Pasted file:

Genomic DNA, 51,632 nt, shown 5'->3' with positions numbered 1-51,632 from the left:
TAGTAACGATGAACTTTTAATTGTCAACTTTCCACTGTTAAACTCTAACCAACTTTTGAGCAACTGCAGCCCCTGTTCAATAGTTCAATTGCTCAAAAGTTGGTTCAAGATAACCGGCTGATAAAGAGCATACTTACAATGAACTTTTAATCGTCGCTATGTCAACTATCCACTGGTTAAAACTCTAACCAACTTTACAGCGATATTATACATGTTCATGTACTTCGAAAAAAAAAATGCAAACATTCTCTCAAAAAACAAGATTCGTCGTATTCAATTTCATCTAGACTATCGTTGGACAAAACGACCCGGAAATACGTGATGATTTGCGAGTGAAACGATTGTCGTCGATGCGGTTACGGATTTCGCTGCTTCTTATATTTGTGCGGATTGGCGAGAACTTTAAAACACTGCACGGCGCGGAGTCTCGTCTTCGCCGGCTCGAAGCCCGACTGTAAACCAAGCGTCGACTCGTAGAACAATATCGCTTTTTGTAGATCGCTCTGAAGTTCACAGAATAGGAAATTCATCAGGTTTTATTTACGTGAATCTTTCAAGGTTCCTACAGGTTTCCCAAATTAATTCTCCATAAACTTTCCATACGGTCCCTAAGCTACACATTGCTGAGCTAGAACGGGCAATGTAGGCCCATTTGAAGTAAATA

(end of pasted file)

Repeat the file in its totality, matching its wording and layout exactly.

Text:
Genomic DNA, 51,632 nt, shown 5'->3' with positions numbered 1-51,632 from the left:
TAGTAACGATGAACTTTTAATTGTCAACTTTCCACTGTTAAACTCTAACCAACTTTTGAGCAACTGCAGCCCCTGTTCAATAGTTCAATTGCTCAAAAGTTGGTTCAAGATAACCGGCTGATAAAGAGCATACTTACAATGAACTTTTAATCGTCGCTATGTCAACTATCCACTGGTTAAAACTCTAACCAACTTTACAGCGATATTATACATGTTCATGTACTTCGAAAAAAAAAATGCAAACATTCTCTCAAAAAACAAGATTCGTCGTATTCAATTTCATCTAGACTATCGTTGGACAAAACGACCCGGAAATACGTGATGATTTGCGAGTGAAACGATTGTCGTCGATGCGGTTACGGATTTCGCTGCTTCTTATATTTGTGCGGATTGGCGAGAACTTTAAAACACTGCACGGCGCGGAGTCTCGTCTTCGCCGGCTCGAAGCCCGACTGTAAACCAAGCGTCGACTCGTAGAACAATATCGCTTTTTGTAGATCGCTCTGAAGTTCACAGAATAGGAAATTCATCAGGTTTTATTTACGTGAATCTTTCAAGGTTCCTACAGGTTTCCCAAATTAATTCTCCATAAACTTTCCATACGGTCCCTAAGCTACACATTGCTGAGCTAGAACGGGCAATGTAGGCCCATTTGAAGTAAATA